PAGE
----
“I married the love of my life, thanks Tinder!” wrote Alexis Gutierrez, a 24-year-old girl who lives in Tacoma, United States
His mobile cupid was the app that created the iconic system of “swipe right” if you’re interested, or “swipe left” if you’re not, and believe it or not, is turning 10 years old.
A decade after it was conceived, Tinder leads a thriving market for online dating apps, with more than 1,500 similar apps, and revenue projected to reach $2.85 billion in 2022according to the German data site Statista.
But how has this app impacted love, sex and relationships? And what next?
Let’s take a look at the evolution of internet dating.
The “first dating ad”
It is believed that one of the first dating ads to be published appeared in 1727.
supposedly appeared in the Manchester WeeklyJournal and it was written by an English woman who was looking for someone with whom “she could share life”.
But this is far from a love story.
The literary magazine Lapham Quarterly reported that to Helen Morrison they punished for your ad and the mayor sent her to a mental asylum for four weeks.
Almost 3 centuries later, it is believed that over 300 million people around the world are using personal ads, dating apps and technology in general in your search for casual and romantic relationships.
Before the existence of dating apps, some people posted classified ads in what was commonly known as the lonely hearts column.
Today, the stigma of using dating apps is gone as it was a decade ago and it has had a long evolution since the time of Helen.
“I found my husband on Tinder”
Not that Alexis Gutierrez was feeling particularly optimistic when she “swiped right” on Tinder four years ago after seeing an interesting man.
After “a week or two” of virtual chats, they decided to meet in person.
“He picked me up and I could tell he was very nervous. Luckily I didn’t”, he remembers now, nine days after saying “yes” to the same man, wearing a long white lace dress.
“I wasn’t expecting to find love or a marriage because it’s true that most men, especially young adults, are just looking for casual encounters,” the newlywed tells the BBC.
“People are more interested in how you look”
But not everyone is convinced.
“I’m not sure I have anything positive to say about Tinder,” says Amy Marie, a 30-year-old accountant in Texas, USA.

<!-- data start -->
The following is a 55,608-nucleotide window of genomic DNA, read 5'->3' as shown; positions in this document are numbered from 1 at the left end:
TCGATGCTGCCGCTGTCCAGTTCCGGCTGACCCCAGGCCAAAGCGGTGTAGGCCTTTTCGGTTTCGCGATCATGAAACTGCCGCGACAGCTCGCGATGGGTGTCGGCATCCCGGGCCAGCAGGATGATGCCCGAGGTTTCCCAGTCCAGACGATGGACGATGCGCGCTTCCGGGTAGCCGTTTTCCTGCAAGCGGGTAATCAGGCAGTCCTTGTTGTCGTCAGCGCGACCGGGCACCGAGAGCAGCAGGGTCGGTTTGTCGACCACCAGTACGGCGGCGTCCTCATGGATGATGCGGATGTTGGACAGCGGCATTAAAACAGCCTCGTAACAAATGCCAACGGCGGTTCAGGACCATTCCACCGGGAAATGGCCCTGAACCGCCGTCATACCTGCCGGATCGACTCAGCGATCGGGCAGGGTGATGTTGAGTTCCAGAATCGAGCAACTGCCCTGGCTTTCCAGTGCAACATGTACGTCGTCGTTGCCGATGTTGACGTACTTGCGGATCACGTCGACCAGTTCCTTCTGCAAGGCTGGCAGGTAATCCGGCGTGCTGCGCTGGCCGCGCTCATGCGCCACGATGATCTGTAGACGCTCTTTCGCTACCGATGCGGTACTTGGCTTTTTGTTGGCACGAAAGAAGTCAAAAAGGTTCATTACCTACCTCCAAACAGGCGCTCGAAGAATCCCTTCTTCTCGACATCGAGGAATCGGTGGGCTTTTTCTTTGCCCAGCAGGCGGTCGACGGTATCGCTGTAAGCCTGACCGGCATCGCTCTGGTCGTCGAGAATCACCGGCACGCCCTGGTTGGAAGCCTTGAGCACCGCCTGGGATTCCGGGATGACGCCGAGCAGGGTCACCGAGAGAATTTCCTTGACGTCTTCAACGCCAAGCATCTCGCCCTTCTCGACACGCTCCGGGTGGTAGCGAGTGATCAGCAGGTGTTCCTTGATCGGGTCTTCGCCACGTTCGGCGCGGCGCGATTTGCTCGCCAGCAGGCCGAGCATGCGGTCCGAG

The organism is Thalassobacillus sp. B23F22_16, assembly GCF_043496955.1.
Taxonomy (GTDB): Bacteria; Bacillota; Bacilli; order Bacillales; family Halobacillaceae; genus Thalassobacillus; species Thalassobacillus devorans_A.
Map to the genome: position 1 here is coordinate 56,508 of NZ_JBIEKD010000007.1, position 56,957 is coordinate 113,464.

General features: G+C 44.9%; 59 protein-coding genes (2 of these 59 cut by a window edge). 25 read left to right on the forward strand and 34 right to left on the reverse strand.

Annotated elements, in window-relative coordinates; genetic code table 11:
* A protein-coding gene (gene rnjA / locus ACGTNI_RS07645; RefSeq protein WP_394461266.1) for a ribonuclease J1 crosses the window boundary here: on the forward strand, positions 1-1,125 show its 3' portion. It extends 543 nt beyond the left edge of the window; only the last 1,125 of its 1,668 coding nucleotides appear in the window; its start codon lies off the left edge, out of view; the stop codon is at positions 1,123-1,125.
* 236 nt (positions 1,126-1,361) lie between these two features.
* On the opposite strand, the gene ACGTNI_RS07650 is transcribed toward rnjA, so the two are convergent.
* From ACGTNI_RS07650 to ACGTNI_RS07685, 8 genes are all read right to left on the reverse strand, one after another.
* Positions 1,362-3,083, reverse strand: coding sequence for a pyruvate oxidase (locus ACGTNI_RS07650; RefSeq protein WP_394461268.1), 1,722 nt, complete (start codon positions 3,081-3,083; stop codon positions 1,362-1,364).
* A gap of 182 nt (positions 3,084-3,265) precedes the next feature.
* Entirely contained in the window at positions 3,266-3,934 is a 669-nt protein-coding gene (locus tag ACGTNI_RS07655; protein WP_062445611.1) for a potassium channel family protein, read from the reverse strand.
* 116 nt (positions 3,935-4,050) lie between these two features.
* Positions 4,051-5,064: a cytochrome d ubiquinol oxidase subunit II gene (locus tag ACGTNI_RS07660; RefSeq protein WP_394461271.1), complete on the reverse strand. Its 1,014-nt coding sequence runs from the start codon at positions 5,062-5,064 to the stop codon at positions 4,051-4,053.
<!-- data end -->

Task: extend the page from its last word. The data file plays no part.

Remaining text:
She adds that “countless men” have sent her vulgar or violent messages through the app.
She shows me a screenshot of one of those messages that a man sent her, immediately after she had said “hi”.
“It’s definitely a love/hate relationship. [con la aplicación]. With more emphasis on hate, yes.”
Chelsea Stirling, a 35-year-old from Nottingham, UK, has also had a frustrating experience with Tinder.
“People are more interested in how I look than what I think or say,” he argues.
“I make match and they start talking. And then they read my profile and make me unmatch“, He says. Or do they just unmatch without even starting to speak.”
Harassment and unwanted images
The hatred that Amy Marie feels for the app is not an isolated case. If you are a woman, the chances of you having a bad experience with dating apps are higher.
A 2020 study from the Pew Research Center showed how women are disproportionately harassed.
Among women between the ages of 18 and 34, a 34,57% said they had received explicit messages or images that they had not requested.
A high incidence of physical threats was also reported: 19% (compared to 9% of men).
The sociologist and researcher at the French Institute for Demographic Studies (INED) in Paris, Marie Bergstrom, studies what she calls the “privatization of dating” through applications such as Tinder.
“These applications are very insular in the sense that they are completely disconnected from your social life. It’s different from traditional settings where people meet, like through friends, family, work or school, where you actually share something with others, whether it’s friends, colleagues or places,” says Bergstrom.
“Showing your genitals in a bar is showing your genitals to the whole world.”
But that’s not the case with a screen, since you can simply disappear at the touch of a button. This “extremely private and hidden” setting becomes a dangerous terrain for violent behavior, and that is not likely to change in the future, says the expert.
Tinder says keeping women safe is “at the heart” of the world’s biggest dating app.
In July 2022, the technology company announced a partnership with the group No More (“No more”), which seeks to end domestic violence, but Renate Nyborg, the company’s first female CEO, acknowledged the difficulties involved. the ones they face when it comes to protecting women in the application.
At the time, he told the BBC: “Our security work is never done“.
However, Bergstrom acknowledges that “less social control” can also have positive effects.
“Women are judged much more for their sexual behaviors, and there is still this social stigma of being too sexually active,” he says.